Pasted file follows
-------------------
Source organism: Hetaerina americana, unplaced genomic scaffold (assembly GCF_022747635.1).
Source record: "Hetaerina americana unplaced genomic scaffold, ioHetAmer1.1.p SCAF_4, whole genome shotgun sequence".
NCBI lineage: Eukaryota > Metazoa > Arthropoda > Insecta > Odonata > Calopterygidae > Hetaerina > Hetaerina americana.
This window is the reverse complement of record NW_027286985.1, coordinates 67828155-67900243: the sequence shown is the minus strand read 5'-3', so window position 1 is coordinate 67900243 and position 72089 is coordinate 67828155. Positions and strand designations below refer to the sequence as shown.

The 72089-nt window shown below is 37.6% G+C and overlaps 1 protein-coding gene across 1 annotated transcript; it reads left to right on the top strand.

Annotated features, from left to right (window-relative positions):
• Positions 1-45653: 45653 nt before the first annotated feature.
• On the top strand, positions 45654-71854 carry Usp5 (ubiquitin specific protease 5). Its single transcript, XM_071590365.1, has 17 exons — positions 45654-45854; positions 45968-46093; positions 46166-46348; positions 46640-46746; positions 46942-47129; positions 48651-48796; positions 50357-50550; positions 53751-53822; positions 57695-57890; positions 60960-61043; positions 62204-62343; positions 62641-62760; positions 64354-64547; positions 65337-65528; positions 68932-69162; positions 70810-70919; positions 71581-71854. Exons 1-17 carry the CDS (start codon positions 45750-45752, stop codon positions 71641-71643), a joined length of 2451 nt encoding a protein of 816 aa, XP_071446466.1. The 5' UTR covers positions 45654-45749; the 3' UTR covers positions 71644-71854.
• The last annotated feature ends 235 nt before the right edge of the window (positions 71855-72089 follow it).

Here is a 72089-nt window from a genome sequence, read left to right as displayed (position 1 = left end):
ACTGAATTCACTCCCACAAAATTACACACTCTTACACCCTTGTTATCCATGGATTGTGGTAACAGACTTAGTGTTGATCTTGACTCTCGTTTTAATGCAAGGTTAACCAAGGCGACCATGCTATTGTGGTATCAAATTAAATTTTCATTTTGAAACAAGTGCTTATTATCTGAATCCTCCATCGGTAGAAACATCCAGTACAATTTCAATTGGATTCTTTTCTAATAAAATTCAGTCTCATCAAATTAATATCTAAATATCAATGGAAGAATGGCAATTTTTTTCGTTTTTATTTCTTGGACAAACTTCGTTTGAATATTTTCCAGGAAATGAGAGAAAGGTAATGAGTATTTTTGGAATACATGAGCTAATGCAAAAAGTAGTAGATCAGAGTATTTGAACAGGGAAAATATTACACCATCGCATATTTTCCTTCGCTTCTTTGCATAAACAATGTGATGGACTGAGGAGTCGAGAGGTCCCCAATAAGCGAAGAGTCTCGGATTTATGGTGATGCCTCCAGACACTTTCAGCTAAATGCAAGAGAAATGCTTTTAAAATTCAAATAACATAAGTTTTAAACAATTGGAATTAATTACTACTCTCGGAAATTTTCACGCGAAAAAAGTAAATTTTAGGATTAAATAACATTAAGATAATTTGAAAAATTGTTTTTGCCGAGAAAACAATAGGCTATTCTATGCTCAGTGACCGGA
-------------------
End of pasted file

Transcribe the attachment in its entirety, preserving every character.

Source organism: Hetaerina americana, unplaced genomic scaffold (assembly GCF_022747635.1).
Source record: "Hetaerina americana unplaced genomic scaffold, ioHetAmer1.1.p SCAF_4, whole genome shotgun sequence".
NCBI lineage: Eukaryota > Metazoa > Arthropoda > Insecta > Odonata > Calopterygidae > Hetaerina > Hetaerina americana.
This window is the reverse complement of record NW_027286985.1, coordinates 67828155-67900243: the sequence shown is the minus strand read 5'-3', so window position 1 is coordinate 67900243 and position 72089 is coordinate 67828155. Positions and strand designations below refer to the sequence as shown.

The 72089-nt window shown below is 37.6% G+C and overlaps 1 protein-coding gene across 1 annotated transcript; it reads left to right on the top strand.

Annotated features, from left to right (window-relative positions):
• Positions 1-45653: 45653 nt before the first annotated feature.
• On the top strand, positions 45654-71854 carry Usp5 (ubiquitin specific protease 5). Its single transcript, XM_071590365.1, has 17 exons — positions 45654-45854; positions 45968-46093; positions 46166-46348; positions 46640-46746; positions 46942-47129; positions 48651-48796; positions 50357-50550; positions 53751-53822; positions 57695-57890; positions 60960-61043; positions 62204-62343; positions 62641-62760; positions 64354-64547; positions 65337-65528; positions 68932-69162; positions 70810-70919; positions 71581-71854. Exons 1-17 carry the CDS (start codon positions 45750-45752, stop codon positions 71641-71643), a joined length of 2451 nt encoding a protein of 816 aa, XP_071446466.1. The 5' UTR covers positions 45654-45749; the 3' UTR covers positions 71644-71854.
• The last annotated feature ends 235 nt before the right edge of the window (positions 71855-72089 follow it).

Here is a 72089-nt window from a genome sequence, read left to right as displayed (position 1 = left end):
ACTGAATTCACTCCCACAAAATTACACACTCTTACACCCTTGTTATCCATGGATTGTGGTAACAGACTTAGTGTTGATCTTGACTCTCGTTTTAATGCAAGGTTAACCAAGGCGACCATGCTATTGTGGTATCAAATTAAATTTTCATTTTGAAACAAGTGCTTATTATCTGAATCCTCCATCGGTAGAAACATCCAGTACAATTTCAATTGGATTCTTTTCTAATAAAATTCAGTCTCATCAAATTAATATCTAAATATCAATGGAAGAATGGCAATTTTTTTCGTTTTTATTTCTTGGACAAACTTCGTTTGAATATTTTCCAGGAAATGAGAGAAAGGTAATGAGTATTTTTGGAATACATGAGCTAATGCAAAAAGTAGTAGATCAGAGTATTTGAACAGGGAAAATATTACACCATCGCATATTTTCCTTCGCTTCTTTGCATAAACAATGTGATGGACTGAGGAGTCGAGAGGTCCCCAATAAGCGAAGAGTCTCGGATTTATGGTGATGCCTCCAGACACTTTCAGCTAAATGCAAGAGAAATGCTTTTAAAATTCAAATAACATAAGTTTTAAACAATTGGAATTAATTACTACTCTCGGAAATTTTCACGCGAAAAAAGTAAATTTTAGGATTAAATAACATTAAGATAATTTGAAAAATTGTTTTTGCCGAGAAAACAATAGGCTATTCTATGCTCAGTGACCGGA